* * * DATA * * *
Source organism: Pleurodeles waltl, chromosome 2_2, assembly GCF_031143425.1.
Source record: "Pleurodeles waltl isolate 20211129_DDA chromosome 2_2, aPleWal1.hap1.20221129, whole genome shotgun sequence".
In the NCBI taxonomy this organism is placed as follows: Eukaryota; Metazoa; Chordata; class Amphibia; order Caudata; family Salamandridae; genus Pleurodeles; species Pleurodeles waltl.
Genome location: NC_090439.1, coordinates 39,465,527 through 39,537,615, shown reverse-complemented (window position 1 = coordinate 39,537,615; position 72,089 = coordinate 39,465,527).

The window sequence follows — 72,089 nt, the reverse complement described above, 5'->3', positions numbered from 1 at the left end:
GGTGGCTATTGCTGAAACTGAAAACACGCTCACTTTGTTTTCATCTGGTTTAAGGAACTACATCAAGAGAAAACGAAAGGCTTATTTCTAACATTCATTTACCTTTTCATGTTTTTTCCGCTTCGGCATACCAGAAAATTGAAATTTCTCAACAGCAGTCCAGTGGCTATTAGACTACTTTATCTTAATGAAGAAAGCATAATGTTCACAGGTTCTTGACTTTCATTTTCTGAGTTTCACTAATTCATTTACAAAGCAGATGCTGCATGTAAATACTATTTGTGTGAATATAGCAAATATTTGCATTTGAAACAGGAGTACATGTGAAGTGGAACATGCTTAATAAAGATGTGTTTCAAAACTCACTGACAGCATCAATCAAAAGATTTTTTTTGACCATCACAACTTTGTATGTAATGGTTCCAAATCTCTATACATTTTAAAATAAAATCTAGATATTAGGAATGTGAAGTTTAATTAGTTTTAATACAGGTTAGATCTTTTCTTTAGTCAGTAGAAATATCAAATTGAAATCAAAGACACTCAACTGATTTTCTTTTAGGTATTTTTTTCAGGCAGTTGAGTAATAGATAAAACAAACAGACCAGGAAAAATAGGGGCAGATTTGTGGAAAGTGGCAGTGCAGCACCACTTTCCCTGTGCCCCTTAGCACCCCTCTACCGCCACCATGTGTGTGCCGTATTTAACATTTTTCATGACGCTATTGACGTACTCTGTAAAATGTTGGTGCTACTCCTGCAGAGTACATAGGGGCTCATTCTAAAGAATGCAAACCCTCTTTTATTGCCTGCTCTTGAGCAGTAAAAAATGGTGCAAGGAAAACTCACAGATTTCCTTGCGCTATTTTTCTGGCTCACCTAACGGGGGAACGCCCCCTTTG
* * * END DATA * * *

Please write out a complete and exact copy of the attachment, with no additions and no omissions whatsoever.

Source organism: Pleurodeles waltl, chromosome 2_2, assembly GCF_031143425.1.
Source record: "Pleurodeles waltl isolate 20211129_DDA chromosome 2_2, aPleWal1.hap1.20221129, whole genome shotgun sequence".
In the NCBI taxonomy this organism is placed as follows: Eukaryota; Metazoa; Chordata; class Amphibia; order Caudata; family Salamandridae; genus Pleurodeles; species Pleurodeles waltl.
Genome location: NC_090439.1, coordinates 39,465,527 through 39,537,615, shown reverse-complemented (window position 1 = coordinate 39,537,615; position 72,089 = coordinate 39,465,527).

The window sequence follows — 72,089 nt, the reverse complement described above, 5'->3', positions numbered from 1 at the left end:
GGTGGCTATTGCTGAAACTGAAAACACGCTCACTTTGTTTTCATCTGGTTTAAGGAACTACATCAAGAGAAAACGAAAGGCTTATTTCTAACATTCATTTACCTTTTCATGTTTTTTCCGCTTCGGCATACCAGAAAATTGAAATTTCTCAACAGCAGTCCAGTGGCTATTAGACTACTTTATCTTAATGAAGAAAGCATAATGTTCACAGGTTCTTGACTTTCATTTTCTGAGTTTCACTAATTCATTTACAAAGCAGATGCTGCATGTAAATACTATTTGTGTGAATATAGCAAATATTTGCATTTGAAACAGGAGTACATGTGAAGTGGAACATGCTTAATAAAGATGTGTTTCAAAACTCACTGACAGCATCAATCAAAAGATTTTTTTTGACCATCACAACTTTGTATGTAATGGTTCCAAATCTCTATACATTTTAAAATAAAATCTAGATATTAGGAATGTGAAGTTTAATTAGTTTTAATACAGGTTAGATCTTTTCTTTAGTCAGTAGAAATATCAAATTGAAATCAAAGACACTCAACTGATTTTCTTTTAGGTATTTTTTTCAGGCAGTTGAGTAATAGATAAAACAAACAGACCAGGAAAAATAGGGGCAGATTTGTGGAAAGTGGCAGTGCAGCACCACTTTCCCTGTGCCCCTTAGCACCCCTCTACCGCCACCATGTGTGTGCCGTATTTAACATTTTTCATGACGCTATTGACGTACTCTGTAAAATGTTGGTGCTACTCCTGCAGAGTACATAGGGGCTCATTCTAAAGAATGCAAACCCTCTTTTATTGCCTGCTCTTGAGCAGTAAAAAATGGTGCAAGGAAAACTCACAGATTTCCTTGCGCTATTTTTCTGGCTCACCTAACGGGGGAACGCCCCCTTTG